Objective: Benign familial infantile seizures (BFIS), paroxysmal kinesigenic dyskinesia (PKD), and their combination-known as infantile convulsions and paroxysmal choreoathetosis (ICCA)-are related autosomal dominant diseases. PRRT2 (proline-rich transmembrane protein 2 gene) has been identified as the major gene in all 3 conditions, found to be mutated in 80 to 90% of familial and 30 to 35% of sporadic cases.
Methods: We searched for the genetic defect in PRRT2-negative, unrelated families with BFIS or ICCA using whole exome or targeted gene panel sequencing, and performed a detailed cliniconeurophysiological workup.
Results: In 3 families with a total of 16 affected members, we identified the same, cosegregating heterozygous missense mutation (c.4447G>A; p.E1483K) in SCN8A, encoding a voltage-gated sodium channel. A founder effect was excluded by linkage analysis. All individuals except 1 had normal cognitive and motor milestones, neuroimaging, and interictal neurological status. Fifteen affected members presented with afebrile focal or generalized tonic-clonic seizures during the first to second year of life; 5 of them experienced single unprovoked seizures later on. One patient had seizures only at school age. All patients stayed otherwise seizure-free, most without medication. Interictal electroencephalogram (EEG) was normal in all cases but 2. Five of 16 patients developed additional brief paroxysmal episodes in puberty, either dystonic/dyskinetic or "shivering" attacks, triggered by stretching, motor initiation, or emotional stimuli. In 1 case, we recorded typical PKD spells by video-EEG-polygraphy, documenting a cortical involvement.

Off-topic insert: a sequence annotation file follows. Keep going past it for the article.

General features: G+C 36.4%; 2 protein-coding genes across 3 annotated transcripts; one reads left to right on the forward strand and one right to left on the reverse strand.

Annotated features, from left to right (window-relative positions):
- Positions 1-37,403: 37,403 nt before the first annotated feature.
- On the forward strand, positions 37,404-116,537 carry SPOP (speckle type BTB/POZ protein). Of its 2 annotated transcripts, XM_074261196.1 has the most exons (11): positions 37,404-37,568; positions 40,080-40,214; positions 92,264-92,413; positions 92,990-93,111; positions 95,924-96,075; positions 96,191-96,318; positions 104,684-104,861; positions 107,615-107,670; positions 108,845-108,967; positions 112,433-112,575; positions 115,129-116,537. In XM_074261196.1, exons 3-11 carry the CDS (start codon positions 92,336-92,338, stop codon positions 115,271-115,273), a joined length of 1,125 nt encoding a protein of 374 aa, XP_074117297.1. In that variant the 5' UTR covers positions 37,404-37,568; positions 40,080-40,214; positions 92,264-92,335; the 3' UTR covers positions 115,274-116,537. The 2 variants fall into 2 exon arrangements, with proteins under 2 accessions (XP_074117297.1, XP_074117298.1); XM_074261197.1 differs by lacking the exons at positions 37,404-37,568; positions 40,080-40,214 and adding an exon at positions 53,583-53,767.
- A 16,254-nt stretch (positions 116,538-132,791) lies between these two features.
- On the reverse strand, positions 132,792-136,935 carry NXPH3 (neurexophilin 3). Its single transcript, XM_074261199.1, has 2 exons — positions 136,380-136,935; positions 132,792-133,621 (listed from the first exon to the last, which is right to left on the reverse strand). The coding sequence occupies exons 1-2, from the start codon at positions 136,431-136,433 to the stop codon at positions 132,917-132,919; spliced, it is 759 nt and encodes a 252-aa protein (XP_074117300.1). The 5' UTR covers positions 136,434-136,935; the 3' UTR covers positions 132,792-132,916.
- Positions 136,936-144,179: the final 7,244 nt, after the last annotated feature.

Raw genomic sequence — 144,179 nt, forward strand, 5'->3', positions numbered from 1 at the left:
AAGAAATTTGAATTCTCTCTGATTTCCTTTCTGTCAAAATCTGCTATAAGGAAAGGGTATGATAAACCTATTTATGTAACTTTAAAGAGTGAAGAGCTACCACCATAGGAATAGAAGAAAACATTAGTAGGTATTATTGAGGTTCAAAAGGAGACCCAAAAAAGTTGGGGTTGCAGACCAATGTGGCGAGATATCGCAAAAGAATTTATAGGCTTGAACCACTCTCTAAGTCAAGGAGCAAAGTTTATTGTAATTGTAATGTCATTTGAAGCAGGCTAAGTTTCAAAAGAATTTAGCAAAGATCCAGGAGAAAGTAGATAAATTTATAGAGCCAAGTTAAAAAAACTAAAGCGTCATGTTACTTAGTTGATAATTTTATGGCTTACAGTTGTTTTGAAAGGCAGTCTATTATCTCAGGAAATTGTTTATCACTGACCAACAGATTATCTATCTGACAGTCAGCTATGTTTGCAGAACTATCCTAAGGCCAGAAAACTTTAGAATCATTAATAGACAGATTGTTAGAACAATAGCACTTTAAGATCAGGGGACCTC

Interpretation: Our study establishes SCN8A as a novel gene in which a recurrent mutation causes BFIS/ICCA, expanding the clinical-genetic spectrum of combined epileptic and dyskinetic syndromes.
© 2016 American Neurological Association.